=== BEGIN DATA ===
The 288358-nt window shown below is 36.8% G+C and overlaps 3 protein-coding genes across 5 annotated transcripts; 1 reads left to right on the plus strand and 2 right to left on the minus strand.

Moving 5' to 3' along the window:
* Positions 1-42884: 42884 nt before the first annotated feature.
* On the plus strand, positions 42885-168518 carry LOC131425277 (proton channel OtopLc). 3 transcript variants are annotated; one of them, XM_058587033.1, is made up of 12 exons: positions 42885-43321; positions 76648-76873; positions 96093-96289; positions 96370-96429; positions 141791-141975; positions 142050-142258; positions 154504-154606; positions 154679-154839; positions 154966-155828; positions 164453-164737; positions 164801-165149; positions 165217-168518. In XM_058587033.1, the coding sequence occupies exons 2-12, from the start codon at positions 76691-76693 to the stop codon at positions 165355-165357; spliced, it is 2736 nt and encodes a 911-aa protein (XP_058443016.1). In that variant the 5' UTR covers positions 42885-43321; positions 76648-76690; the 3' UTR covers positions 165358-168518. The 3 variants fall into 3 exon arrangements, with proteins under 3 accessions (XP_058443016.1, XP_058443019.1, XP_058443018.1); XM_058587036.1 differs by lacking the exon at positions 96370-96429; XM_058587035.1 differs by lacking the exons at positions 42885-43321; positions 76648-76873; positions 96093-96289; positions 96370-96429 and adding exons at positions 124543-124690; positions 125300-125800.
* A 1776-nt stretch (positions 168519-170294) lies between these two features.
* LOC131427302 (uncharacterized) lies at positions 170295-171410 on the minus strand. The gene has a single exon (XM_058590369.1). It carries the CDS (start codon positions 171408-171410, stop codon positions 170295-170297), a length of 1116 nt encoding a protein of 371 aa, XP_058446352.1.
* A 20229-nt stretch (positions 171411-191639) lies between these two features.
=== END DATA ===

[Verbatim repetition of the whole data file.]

The 288358-nt window shown below is 36.8% G+C and overlaps 3 protein-coding genes across 5 annotated transcripts; 1 reads left to right on the plus strand and 2 right to left on the minus strand.

Moving 5' to 3' along the window:
* Positions 1-42884: 42884 nt before the first annotated feature.
* On the plus strand, positions 42885-168518 carry LOC131425277 (proton channel OtopLc). 3 transcript variants are annotated; one of them, XM_058587033.1, is made up of 12 exons: positions 42885-43321; positions 76648-76873; positions 96093-96289; positions 96370-96429; positions 141791-141975; positions 142050-142258; positions 154504-154606; positions 154679-154839; positions 154966-155828; positions 164453-164737; positions 164801-165149; positions 165217-168518. In XM_058587033.1, the coding sequence occupies exons 2-12, from the start codon at positions 76691-76693 to the stop codon at positions 165355-165357; spliced, it is 2736 nt and encodes a 911-aa protein (XP_058443016.1). In that variant the 5' UTR covers positions 42885-43321; positions 76648-76690; the 3' UTR covers positions 165358-168518. The 3 variants fall into 3 exon arrangements, with proteins under 3 accessions (XP_058443016.1, XP_058443019.1, XP_058443018.1); XM_058587036.1 differs by lacking the exon at positions 96370-96429; XM_058587035.1 differs by lacking the exons at positions 42885-43321; positions 76648-76873; positions 96093-96289; positions 96370-96429 and adding exons at positions 124543-124690; positions 125300-125800.
* A 1776-nt stretch (positions 168519-170294) lies between these two features.
* LOC131427302 (uncharacterized) lies at positions 170295-171410 on the minus strand. The gene has a single exon (XM_058590369.1). It carries the CDS (start codon positions 171408-171410, stop codon positions 170295-170297), a length of 1116 nt encoding a protein of 371 aa, XP_058446352.1.
* A 20229-nt stretch (positions 171411-191639) lies between these two features.